Betty R. Ferrell, PhD, RN


July 17, 2018

The correct response here would be to acknowledge that many patients choose to pray at times like these. As patients experience advancing disease, it is common for spiritual needs to change. Although clinicians may feel uncomfortable when bad news is shared, what patients most need is to express emotions, be heard, and have time for sadness. Maria should be respectful of Gwen's earlier choice to decline to speak with a chaplain, but it is important to re-evaluate spiritual needs and be responsive to changing reactions to serious illness. It is also important to consider Gwen's values and priorities in planning future care, and to recognize that new support may be needed as her illness progresses and she faces the possibility of death.

Spirituality and Religion

Spirituality has been defined broadly as "the aspect of humanity that refers to the way individuals seek and express meaning and purpose and the way they experience their connectedness to the moment, to self, to others, to nature and to the significant or sacred."[1] A comprehensive assessment of a patient's needs includes an evaluation of spiritual needs. As in Gwen's case, spirituality changes over time. As patients face their own mortality, it is common for new issues, such as spiritual longing, forgiveness, reconciliation, and uncertainty, to emerge.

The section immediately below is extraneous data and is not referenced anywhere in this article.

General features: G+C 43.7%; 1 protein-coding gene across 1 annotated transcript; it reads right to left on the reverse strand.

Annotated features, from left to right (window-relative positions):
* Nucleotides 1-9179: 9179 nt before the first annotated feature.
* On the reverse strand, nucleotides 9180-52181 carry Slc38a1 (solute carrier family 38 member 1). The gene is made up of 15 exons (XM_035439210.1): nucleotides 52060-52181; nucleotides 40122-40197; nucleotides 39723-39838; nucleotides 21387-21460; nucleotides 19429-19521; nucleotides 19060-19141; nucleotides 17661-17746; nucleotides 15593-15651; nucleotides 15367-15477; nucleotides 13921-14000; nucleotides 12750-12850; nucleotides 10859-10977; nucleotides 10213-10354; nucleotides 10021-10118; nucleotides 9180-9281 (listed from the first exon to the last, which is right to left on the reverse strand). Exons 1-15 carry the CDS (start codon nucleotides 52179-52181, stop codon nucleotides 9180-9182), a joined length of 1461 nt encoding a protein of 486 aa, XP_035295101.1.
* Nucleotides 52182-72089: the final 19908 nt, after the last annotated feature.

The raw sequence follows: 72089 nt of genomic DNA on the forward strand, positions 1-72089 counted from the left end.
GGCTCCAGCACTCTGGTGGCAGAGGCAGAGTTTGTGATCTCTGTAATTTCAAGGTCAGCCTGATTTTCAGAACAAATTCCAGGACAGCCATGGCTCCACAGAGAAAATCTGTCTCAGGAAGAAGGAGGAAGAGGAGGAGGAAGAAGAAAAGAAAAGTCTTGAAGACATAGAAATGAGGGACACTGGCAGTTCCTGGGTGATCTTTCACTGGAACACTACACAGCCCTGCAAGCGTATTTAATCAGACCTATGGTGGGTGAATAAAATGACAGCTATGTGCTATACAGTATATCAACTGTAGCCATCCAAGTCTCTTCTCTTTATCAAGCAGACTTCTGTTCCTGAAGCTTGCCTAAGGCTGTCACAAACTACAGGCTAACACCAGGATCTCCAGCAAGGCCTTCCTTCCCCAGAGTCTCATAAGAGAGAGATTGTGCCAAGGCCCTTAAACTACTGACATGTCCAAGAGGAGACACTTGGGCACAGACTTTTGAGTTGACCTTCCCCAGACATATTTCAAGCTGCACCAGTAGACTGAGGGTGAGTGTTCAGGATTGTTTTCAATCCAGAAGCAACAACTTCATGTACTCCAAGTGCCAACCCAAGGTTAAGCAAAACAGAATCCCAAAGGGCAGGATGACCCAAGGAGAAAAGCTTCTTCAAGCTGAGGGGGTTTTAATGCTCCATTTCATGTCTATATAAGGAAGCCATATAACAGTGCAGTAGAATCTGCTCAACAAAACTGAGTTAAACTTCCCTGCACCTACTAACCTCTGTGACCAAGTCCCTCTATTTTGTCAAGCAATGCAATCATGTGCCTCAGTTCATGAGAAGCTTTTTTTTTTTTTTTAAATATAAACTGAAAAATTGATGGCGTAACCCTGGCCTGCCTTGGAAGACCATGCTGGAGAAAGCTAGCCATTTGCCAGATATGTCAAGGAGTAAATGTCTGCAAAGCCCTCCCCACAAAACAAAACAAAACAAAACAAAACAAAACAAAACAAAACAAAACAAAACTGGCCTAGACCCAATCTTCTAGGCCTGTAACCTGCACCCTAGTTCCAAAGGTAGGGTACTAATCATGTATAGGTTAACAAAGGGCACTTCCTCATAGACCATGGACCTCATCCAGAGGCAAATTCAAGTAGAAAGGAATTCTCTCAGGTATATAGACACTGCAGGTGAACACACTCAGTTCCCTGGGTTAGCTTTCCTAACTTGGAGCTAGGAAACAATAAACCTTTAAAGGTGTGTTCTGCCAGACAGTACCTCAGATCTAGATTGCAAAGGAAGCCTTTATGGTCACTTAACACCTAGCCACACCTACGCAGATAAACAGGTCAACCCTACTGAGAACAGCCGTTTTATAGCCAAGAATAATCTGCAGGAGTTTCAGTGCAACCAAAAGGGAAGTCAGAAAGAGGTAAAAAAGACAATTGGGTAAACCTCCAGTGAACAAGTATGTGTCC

Patients often decline meeting with chaplains, especially early in the course of illness, because they may believe that a chaplain's presence indicates a poor prognosis. Those who have been part of a religious group that is different from the chaplain's may also decline spiritual support.

There is growing recognition that all clinicians require training to be prepared to assess and respond to spiritual needs.[2,3,4] Every discipline should be comfortable in communicating about spirituality, as it is often an aspect of patient distress. Provision of spiritual support is vital as patients face treatment decisions and the burdens and prognosis of serious illness.

Spiritual care, as with other psychosocial support, begins with professionals who attentively listen to the patient's fears and concerns and are willing to be a compassionate presence.[5]


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